Bullet train

Courtesy of my roommate David Gasser (who has a great legal blog of his own), I read the NYTimes Economix blog–part 1 of 3–on the value of high speed rail, by Edward Glaeser.  Unlike Professor Glaeser, I do not teach at Harvard and I do not have a Ph.D. in economics from Chicago.  While Glaeser is owed the benefit of the doubt until parts 2 and 3 are revealed, I want to go over some of the value he may not be calculating.

  • Fewer cars on the road
  • Energy efficiency in transportation
  • The cost of having to repair roads less frequently if there is less use
  • The environmental value of using a means of transportation that can rely on cleaner electricity rather than biofuels
  • Potential savings in time for those commuting and the value to business of getting work done while traveling
  • The realization that vehicle transportation is subsidized by the government and always has been, and that must be taken into account when creating comparisons
  • The fact that railroads take up less space than normal roads, especially interstate highways
  • If trains bring populations back closer to the urban core, that is more efficient in many ways

Now, I admit that not all high speed rail lines are created equal, and that some places are likely to have greater economic efficiency than others.  Hopefully those with the purse strings realize that too and build and/or upgrade lines in places where ridership will be highest and construction costs will be relatively low.  California is the clear example of where to build based on potential ridership.

Can you imagine an America without cars?

An America that thrives solely on public transportation?  A nation where rails criss-cross the land and the asphalt is ripped up?  Truthfully, I cannot either.  The American landscape is too vast for us to ever believe the population will be solely concentrated in urban centers or could ever depend solely on parallel steel lines.  However, the tide is shifting back toward the cities, but the suburbs close to the urban core will always survive.  Americans love having options for their domestic lifestyle, and many will always choose to have sprawling lawns, lower population density, and the ability to have property that they can care for.  We should not deride people for that decision with LeCorbusierian disdain.  Rather, we must plan our transportation infrastructure to include these people as well, even if the challenge is greater than simply creating subway lines and bike lanes.  What if we could do away with the car without subtracting the freedom of movement the automobile has allowed?

I would like to suggest that we can accomplish this by creating a pod system for our less dense urban and suburban areas.  In order to transport individuals to and from our urban cores we currently expect most people to drive.  Yet many use a largely inefficient system of buses and rail lines with various stations that people walk or drive to.  What if we did away with the transfer of transportation modes at the bus stop?  What if rather than getting out of your car and waiting for the train your car became the train?  I imagine a system designed where pods would be independently operated as well as modules to be linked in a larger train.  In this system individuals would have the ability to traverse the meandering streets outside the urban core and the ability to get toward the center of commerce with one vehicle.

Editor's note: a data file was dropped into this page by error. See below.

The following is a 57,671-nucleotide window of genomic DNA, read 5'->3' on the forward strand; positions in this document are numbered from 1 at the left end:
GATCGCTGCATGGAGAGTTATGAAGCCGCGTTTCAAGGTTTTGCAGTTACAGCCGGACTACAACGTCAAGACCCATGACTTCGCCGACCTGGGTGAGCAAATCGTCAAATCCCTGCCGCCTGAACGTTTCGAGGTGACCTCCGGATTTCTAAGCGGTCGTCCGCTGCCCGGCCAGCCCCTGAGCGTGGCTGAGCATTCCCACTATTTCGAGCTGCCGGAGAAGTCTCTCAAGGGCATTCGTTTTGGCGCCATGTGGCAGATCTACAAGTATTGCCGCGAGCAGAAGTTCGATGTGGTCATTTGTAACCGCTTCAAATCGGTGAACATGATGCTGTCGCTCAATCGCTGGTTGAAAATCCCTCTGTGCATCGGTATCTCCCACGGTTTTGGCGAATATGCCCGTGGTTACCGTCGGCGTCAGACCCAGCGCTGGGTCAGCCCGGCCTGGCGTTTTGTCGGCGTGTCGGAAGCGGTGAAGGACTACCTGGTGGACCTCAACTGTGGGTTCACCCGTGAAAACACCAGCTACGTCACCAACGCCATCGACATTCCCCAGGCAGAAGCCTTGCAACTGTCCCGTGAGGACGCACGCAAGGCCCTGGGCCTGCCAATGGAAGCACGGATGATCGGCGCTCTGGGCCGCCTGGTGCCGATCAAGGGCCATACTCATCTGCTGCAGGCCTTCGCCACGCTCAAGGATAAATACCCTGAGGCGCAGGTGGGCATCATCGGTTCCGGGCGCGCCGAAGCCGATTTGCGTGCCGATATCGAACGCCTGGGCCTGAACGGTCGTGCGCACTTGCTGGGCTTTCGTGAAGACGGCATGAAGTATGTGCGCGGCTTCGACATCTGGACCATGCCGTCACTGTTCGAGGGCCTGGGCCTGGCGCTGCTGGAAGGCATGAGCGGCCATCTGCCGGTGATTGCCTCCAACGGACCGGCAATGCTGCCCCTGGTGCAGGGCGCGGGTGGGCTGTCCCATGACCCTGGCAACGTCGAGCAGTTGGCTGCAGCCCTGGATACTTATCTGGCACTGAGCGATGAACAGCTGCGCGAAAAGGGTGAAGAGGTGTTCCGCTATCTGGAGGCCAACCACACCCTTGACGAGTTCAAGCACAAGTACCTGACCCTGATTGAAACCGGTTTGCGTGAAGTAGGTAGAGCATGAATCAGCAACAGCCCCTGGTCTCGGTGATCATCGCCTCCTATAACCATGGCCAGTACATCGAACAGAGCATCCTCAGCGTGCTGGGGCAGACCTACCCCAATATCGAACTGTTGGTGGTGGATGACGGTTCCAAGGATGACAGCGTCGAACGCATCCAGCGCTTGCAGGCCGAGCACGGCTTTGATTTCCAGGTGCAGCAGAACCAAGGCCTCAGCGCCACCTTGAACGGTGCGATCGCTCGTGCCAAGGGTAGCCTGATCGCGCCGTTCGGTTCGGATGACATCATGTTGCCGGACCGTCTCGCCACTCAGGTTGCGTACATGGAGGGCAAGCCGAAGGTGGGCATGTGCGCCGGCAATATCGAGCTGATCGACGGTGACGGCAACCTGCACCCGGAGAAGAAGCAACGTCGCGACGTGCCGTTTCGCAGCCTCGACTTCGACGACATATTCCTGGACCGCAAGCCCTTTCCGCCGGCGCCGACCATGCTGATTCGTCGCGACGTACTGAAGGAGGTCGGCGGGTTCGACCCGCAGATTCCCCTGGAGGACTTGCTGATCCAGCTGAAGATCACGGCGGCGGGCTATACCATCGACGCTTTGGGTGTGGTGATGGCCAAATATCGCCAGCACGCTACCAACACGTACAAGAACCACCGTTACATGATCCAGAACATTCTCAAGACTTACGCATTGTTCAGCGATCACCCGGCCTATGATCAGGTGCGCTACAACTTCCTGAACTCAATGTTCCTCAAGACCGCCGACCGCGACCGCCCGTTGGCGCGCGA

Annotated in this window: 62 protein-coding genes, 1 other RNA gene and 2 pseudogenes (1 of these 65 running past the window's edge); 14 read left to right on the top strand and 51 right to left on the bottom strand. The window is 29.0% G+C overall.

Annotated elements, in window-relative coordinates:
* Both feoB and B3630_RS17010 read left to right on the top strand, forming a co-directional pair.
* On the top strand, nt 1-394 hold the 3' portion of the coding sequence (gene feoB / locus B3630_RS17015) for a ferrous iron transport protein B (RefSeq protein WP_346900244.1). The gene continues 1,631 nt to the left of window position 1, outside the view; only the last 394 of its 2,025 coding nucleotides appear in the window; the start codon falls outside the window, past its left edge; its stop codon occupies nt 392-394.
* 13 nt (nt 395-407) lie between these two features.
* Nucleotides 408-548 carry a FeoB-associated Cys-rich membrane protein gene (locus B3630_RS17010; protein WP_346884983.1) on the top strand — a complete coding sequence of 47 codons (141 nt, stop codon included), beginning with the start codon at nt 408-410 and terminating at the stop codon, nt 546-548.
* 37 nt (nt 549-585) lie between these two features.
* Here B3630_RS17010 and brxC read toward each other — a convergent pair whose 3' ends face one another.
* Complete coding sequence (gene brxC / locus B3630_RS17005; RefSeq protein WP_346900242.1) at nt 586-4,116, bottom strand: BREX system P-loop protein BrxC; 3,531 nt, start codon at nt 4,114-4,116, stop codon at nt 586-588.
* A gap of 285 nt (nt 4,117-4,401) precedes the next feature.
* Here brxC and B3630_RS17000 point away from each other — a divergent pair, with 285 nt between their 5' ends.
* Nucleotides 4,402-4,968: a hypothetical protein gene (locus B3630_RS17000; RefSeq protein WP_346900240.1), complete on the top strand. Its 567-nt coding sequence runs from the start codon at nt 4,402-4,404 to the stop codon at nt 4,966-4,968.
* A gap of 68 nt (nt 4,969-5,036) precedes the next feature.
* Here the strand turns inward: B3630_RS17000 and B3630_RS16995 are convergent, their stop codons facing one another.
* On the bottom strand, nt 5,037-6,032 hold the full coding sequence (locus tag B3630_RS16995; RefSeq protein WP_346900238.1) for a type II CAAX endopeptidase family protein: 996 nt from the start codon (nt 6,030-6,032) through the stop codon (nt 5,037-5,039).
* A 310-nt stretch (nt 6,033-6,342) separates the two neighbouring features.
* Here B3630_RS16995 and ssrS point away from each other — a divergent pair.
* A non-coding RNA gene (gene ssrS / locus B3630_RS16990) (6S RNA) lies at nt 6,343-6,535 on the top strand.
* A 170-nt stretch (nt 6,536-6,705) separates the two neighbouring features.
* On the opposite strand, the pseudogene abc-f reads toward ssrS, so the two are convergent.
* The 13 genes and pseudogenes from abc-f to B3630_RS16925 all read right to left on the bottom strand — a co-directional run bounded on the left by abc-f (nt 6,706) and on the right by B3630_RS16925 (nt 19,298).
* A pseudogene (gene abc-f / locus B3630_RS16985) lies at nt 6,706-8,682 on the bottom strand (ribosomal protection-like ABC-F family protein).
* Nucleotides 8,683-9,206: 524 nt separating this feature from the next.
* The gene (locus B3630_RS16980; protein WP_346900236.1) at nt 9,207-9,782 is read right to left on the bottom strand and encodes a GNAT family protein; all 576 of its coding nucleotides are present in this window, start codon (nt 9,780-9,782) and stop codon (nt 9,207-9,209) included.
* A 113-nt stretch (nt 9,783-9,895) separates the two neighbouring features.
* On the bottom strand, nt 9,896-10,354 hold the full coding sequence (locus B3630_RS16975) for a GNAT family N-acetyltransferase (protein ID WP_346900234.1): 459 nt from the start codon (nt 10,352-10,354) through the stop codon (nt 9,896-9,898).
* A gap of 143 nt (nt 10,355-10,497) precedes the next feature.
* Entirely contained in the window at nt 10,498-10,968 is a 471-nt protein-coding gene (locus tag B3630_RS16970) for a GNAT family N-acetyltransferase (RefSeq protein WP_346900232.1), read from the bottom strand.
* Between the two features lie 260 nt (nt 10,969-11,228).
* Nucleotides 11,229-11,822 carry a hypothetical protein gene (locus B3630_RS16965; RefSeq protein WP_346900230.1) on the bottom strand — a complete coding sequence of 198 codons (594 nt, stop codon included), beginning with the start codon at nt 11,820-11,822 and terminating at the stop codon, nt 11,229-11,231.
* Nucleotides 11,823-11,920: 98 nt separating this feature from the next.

The pods could be much like today’s rail service cars with rubber street tires and a set of rail wheels that can be set down.  Or the system could run much like some of Paris’s subways which all have rubberized wheels to begin with.  The pods would link to each other and be operated along a set of tracks and pulled by an independently operated engine.  Or maybe the modules can link up to an electro-magnetic system or have pantographs to ride along like most city trolleys.  The advantage to this system is of course the energy efficiency provided by mass transit juxtaposed with a vehicle that still provides individuals freedom of movement in areas that are not amenable to larger vehicles.  Individuals or commuter groups could fill in to a pod at the city center and ride it out to their varied stops and disconnect from the greater chain.  At this point the train would condense and proceed to do so until it got to the end of the line.